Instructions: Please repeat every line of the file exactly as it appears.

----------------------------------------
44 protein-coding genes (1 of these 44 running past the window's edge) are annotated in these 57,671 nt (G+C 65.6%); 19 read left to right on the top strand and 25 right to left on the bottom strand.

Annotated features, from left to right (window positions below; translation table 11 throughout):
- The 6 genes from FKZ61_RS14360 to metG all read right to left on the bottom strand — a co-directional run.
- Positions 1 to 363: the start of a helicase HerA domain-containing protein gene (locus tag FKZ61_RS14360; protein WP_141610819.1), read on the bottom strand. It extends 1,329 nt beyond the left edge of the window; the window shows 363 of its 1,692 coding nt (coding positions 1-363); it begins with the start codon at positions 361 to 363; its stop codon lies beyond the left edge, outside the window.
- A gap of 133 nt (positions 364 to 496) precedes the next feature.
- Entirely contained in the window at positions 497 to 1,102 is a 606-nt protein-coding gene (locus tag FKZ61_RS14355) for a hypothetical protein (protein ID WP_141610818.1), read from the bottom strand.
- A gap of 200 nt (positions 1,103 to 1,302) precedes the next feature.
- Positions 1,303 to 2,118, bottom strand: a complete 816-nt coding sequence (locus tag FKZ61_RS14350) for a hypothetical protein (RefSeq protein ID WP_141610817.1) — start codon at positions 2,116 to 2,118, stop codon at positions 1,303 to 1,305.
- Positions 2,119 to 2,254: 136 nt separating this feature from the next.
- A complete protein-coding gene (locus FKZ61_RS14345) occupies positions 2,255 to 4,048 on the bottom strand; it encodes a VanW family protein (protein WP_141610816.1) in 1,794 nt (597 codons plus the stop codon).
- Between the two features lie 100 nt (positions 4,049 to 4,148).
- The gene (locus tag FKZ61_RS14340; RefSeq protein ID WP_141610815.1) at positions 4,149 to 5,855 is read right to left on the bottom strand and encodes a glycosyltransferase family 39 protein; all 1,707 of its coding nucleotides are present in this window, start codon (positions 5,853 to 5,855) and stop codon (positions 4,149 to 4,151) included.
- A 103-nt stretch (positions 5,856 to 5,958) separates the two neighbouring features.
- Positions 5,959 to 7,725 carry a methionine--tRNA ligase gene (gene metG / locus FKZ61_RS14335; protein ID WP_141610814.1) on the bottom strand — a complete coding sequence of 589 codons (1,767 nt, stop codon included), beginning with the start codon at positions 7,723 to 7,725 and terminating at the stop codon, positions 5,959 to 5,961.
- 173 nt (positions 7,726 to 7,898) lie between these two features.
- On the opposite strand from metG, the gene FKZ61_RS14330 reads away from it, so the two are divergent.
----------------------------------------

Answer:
44 protein-coding genes (1 of these 44 running past the window's edge) are annotated in these 57,671 nt (G+C 65.6%); 19 read left to right on the top strand and 25 right to left on the bottom strand.

Annotated features, from left to right (window positions below; translation table 11 throughout):
- The 6 genes from FKZ61_RS14360 to metG all read right to left on the bottom strand — a co-directional run.
- Positions 1 to 363: the start of a helicase HerA domain-containing protein gene (locus tag FKZ61_RS14360; protein WP_141610819.1), read on the bottom strand. It extends 1,329 nt beyond the left edge of the window; the window shows 363 of its 1,692 coding nt (coding positions 1-363); it begins with the start codon at positions 361 to 363; its stop codon lies beyond the left edge, outside the window.
- A gap of 133 nt (positions 364 to 496) precedes the next feature.
- Entirely contained in the window at positions 497 to 1,102 is a 606-nt protein-coding gene (locus tag FKZ61_RS14355) for a hypothetical protein (protein ID WP_141610818.1), read from the bottom strand.
- A gap of 200 nt (positions 1,103 to 1,302) precedes the next feature.
- Positions 1,303 to 2,118, bottom strand: a complete 816-nt coding sequence (locus tag FKZ61_RS14350) for a hypothetical protein (RefSeq protein ID WP_141610817.1) — start codon at positions 2,116 to 2,118, stop codon at positions 1,303 to 1,305.
- Positions 2,119 to 2,254: 136 nt separating this feature from the next.
- A complete protein-coding gene (locus FKZ61_RS14345) occupies positions 2,255 to 4,048 on the bottom strand; it encodes a VanW family protein (protein WP_141610816.1) in 1,794 nt (597 codons plus the stop codon).
- Between the two features lie 100 nt (positions 4,049 to 4,148).
- The gene (locus tag FKZ61_RS14340; RefSeq protein ID WP_141610815.1) at positions 4,149 to 5,855 is read right to left on the bottom strand and encodes a glycosyltransferase family 39 protein; all 1,707 of its coding nucleotides are present in this window, start codon (positions 5,853 to 5,855) and stop codon (positions 4,149 to 4,151) included.
- A 103-nt stretch (positions 5,856 to 5,958) separates the two neighbouring features.
- Positions 5,959 to 7,725 carry a methionine--tRNA ligase gene (gene metG / locus FKZ61_RS14335; protein ID WP_141610814.1) on the bottom strand — a complete coding sequence of 589 codons (1,767 nt, stop codon included), beginning with the start codon at positions 7,723 to 7,725 and terminating at the stop codon, positions 5,959 to 5,961.
- 173 nt (positions 7,726 to 7,898) lie between these two features.
- On the opposite strand from metG, the gene FKZ61_RS14330 reads away from it, so the two are divergent.